This class is part of the Sustainable Food and Farming Online Certificate Program and will count toward the Associate of Scienceprogram.   Online classes cost $472/credit.  If you would like to register for the Certificate program, you may apply here.

More Online Classes

NOTE: The UMass Sustainable Food and Farming Certificate has been declared eligible for Veterans Educational Benefits. For instructions see: Veterans Benefits.

If you are not interested in earning college credit, there are many non-credited workshops and short courses you can take outside of the university.  For a list see: non-university workshops and courses.

Small Farms Build Local Economy

JAFSCD Weekly Heads-up


Local food advocates promote direct-to-consumer food sales, arguing that these sales yield a variety of positive effects, including that smaller, direct-to-consumer producers have a greater economic impact compared to larger producers selling via wholesale channels.

NOTE: if you want to get started in farming on a small to mid-size scale, here is an online class offered by the UMass Stockbridge School of Agriculture.  STOCKSCH 266 – Farm Management Planning and Marketing ONLINE starts on January 22, 2019. 

In a new JAFSCD article, Ryan Pesch and Brigid Tuck examine this claim by exploring the relative economic contribution of small-scale, direct-to-consumer vegetable operations versus larger-scale, direct-to-wholesale vegetable operations in Central Minnesota. They detail the methods used to define the project, gather primary data, and construct the two production functions following the methods developed for the Economics of Local Foods Systems Toolkit.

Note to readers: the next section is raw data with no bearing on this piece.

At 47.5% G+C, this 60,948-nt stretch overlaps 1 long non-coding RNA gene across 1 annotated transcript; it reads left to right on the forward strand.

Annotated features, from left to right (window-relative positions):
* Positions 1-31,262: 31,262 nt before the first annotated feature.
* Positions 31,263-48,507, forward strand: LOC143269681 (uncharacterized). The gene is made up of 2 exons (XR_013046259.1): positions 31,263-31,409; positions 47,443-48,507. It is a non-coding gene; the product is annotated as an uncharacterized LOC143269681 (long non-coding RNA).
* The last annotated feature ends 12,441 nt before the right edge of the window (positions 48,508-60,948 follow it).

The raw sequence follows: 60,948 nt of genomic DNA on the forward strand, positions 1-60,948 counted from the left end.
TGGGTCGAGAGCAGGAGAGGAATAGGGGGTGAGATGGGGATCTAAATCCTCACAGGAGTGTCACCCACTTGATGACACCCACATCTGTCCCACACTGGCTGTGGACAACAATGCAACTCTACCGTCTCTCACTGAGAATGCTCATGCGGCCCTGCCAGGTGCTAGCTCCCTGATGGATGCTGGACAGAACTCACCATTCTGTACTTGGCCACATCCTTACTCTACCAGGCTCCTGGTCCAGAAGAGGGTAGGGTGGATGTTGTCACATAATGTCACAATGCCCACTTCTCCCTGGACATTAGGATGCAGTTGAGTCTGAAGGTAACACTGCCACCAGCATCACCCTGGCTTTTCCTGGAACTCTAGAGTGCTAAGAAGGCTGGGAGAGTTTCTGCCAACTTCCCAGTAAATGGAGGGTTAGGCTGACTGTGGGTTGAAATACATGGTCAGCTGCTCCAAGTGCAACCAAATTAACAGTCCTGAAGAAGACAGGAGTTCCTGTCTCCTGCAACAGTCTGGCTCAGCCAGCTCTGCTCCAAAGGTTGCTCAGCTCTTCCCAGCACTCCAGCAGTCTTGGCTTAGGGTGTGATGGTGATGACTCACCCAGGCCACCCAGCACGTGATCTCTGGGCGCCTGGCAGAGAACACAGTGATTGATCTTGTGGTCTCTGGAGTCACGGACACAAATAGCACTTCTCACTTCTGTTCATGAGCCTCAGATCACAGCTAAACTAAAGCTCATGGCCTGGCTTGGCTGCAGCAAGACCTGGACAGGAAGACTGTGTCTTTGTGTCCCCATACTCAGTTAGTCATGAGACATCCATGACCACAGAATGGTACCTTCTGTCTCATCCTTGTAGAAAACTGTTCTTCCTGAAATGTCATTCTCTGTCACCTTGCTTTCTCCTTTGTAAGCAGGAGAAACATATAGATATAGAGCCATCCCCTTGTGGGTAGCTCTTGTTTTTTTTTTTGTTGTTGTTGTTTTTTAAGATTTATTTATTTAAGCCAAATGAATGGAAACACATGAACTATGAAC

This paper was published in the special issue of JAFSCD, Economics of Local Food Systems: Utilization of USDA AMS Toolkit Principles, co-sponsored by the USDA Agricultural Marketing Service and Colorado State University Local and Regional Food Systems.


  • The study participants grossed an average of US$9,335 per acre in vegetable sales and retained an average of US$4,192 after deducting annual cash expenses.
  • The authors’ economic impact model estimates that US$1 million in sales by sample farmers would generate US$1.6 million in the regional economy. In comparison, the default model from IMPLAN would generate US$1.4 million.
  • Sample farm operations spent more per dollar of input with other farm operators than the default economic impact model.
  • Researchers collaborating with community partners is paramount for successful implementation of methods outlined in the Economics of Local Foods Systems Toolkit (


  • As a study implementing best practices from the Economics of Local Foods Systems Toolkit, this article provides an example of how researchers, farm organizations, and businesses collaborated to collect primary data and model an economic contribution study.
  • The authors emphasize the importance of quality farm financial data, which the research team collected via in-person interviews. The primary challenge for collecting sensitive farm finance data is recruitment, and any research team should have a solid plan to increase participation.
  • Those involved with business and economic development should not overlook the collective impacts of small, local food farms that primarily market direct-to-consumer. Economic development officials often focus on firms that have the greatest footprint in terms of jobs or tax base. This research shows that small farms source a greater portion of their inputs locally than indicated by national benchmarks and may be deserving of greater development resources.


The findings are based on the farm financial records and spending patterns of 11 commercial vegetable growers in a 13-county study area that is primarily rural (only six of 13 counties contain a municipality of more than 5,000 people). Because of their distance from the Minneapolis–St. Paul metropolitan area (where half the state’s population lives), all growers in this study serve local, rural markets, primarily through direct marketing channels.


Full article: “Developing a Production Function for Small-Scale Farm Operations in Central Minnesota” in JAFSCD volume 8, supplement 3, pp. 1–10.

Date published: January 11, 2019

Authors and affiliations: Ryan Pesch and Brigid Tuck (both with University of Minnesota Extension)

Author contact: Ryan Pesch,

Permanent link to abstract and PDF:

Publisher: Thomas A. Lyson Center for Civic Agriculture and Food Systems in Ithaca, New York

Original Post